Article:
AMD appears to mock DLSS and XeSS while open-sourcing FSR 2.0
Staying true to its promise of ensuring the FidelityFX Super Resolution (FSR) tech is open-source, AMD has released the source code of FSR 2.0 on GPUOpen. The source code brings with it APIs and libraries necessary to make FSR 2.0 work. AMD says that developers with DirectX 12 and Vulcan titles that already support DLSS 2.0 and higher can bake FSR 2.0 in their games in less than three days.
For the uninitiated, FSR 2.0 is AMD’s second attempt at countering Nvidia’s Deep Learning Super Sampling or DLSS. Unlike FSR 1.0 which left a lot to be desired, FSR 2.0 is almost as good as DLSS and provides a significant performance uplift in supported titles.
AMD has also published a chart detailing the approximate time it would take for developers to integrate FSR 2.0 in their games. Games that already support DLSS 2.0 and above or use Unreal Engine 4/5 with the FSR 2.0 plugin will require the least amount of work. On the other hand, games without the support for Motion Vectors or decoupled render/display resolution will take north of four weeks for the full implementation.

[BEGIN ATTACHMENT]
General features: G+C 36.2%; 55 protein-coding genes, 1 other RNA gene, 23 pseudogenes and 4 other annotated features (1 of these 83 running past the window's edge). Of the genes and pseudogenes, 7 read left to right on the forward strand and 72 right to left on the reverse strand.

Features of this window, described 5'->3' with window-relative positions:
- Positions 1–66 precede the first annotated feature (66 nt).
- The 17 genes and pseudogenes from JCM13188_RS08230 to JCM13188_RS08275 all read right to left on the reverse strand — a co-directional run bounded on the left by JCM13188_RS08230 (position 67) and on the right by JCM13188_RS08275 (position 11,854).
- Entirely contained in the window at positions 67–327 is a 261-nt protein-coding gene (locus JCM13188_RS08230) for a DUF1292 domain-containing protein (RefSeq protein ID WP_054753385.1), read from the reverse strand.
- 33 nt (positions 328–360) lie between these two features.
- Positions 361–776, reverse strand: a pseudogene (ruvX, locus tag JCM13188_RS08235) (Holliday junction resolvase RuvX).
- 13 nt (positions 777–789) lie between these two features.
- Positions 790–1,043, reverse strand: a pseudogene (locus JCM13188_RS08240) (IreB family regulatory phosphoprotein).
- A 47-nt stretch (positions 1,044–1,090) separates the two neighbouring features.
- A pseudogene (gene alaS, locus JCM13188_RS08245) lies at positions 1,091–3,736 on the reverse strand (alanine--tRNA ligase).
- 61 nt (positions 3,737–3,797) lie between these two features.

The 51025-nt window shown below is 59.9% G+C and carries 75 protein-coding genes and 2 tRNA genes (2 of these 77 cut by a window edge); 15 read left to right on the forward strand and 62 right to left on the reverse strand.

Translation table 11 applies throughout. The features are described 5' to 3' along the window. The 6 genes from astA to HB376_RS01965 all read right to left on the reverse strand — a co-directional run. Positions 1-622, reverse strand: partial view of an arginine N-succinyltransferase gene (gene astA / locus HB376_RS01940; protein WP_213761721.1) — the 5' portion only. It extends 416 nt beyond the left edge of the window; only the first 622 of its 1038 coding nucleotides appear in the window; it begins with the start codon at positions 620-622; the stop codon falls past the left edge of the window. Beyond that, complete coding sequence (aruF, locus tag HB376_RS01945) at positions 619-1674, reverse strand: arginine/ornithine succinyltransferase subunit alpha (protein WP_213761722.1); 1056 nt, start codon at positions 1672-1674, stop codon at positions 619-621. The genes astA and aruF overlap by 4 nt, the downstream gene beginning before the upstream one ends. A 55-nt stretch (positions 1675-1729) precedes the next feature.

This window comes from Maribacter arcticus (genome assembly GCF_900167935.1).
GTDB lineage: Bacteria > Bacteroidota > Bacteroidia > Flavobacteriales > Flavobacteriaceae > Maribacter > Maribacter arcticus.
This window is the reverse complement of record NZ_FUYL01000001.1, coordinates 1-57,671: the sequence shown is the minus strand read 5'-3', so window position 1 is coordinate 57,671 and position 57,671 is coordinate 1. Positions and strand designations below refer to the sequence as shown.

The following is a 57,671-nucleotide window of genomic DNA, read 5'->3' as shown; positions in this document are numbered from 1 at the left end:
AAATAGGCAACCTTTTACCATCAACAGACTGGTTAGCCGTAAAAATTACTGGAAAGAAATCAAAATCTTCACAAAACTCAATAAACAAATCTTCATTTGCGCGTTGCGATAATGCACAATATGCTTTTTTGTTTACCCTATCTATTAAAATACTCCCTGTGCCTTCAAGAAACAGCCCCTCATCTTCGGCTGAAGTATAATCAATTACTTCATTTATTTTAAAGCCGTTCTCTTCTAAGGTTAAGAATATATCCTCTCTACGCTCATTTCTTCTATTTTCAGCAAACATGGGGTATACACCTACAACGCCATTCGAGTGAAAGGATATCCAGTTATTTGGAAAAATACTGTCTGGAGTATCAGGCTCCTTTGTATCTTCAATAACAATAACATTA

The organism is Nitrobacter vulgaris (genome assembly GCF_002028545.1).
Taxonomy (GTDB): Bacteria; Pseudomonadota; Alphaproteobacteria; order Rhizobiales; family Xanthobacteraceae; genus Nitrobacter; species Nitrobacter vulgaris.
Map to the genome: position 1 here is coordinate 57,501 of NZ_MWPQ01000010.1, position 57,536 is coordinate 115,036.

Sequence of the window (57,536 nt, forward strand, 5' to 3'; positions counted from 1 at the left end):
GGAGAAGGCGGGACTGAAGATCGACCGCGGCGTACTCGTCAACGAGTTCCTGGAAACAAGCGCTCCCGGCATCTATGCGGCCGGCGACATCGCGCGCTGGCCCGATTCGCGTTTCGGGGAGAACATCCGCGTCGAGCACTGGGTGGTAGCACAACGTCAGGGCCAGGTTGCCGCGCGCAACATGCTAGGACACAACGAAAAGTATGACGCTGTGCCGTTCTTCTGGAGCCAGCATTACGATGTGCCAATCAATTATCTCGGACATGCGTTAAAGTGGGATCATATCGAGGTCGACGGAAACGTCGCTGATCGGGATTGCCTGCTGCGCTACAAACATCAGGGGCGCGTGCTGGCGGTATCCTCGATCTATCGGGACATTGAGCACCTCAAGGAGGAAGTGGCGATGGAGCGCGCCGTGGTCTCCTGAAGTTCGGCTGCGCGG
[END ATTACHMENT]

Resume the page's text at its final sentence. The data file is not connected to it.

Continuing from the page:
Interestingly, AMD has stressed that FSR 2.0 doesn’t require any dedicated Machine Learning (ML) hardware to work. This allows the upscaler to work on both newer and older GPUs including those from Nvidia. AMD claims that ML is not required for a temporal upscaler to generate a good quality image. The company argues that upscalers that use ML only use the technique to combine old frames to generate the new upscaled image and not to generate new features by analyzing the objects in the scene.
AMD’s statements about the needlessness of ML seem to be a reference to Nvidia’s DLSS and Intel’s upcoming XeSS that rely heavily on AI and ML. AMD’s comments become especially stingy when you consider that DLSS doesn’t work on non-RTX cards as it requires dedicated ML hardware. For instance, old yet still capable boards like the GTX 1080 aren’t supported. On the contrary, FSR 2.0 works not only on AMD’s old cards but also on Nvidia’s ancient GPUs like the GTX 970.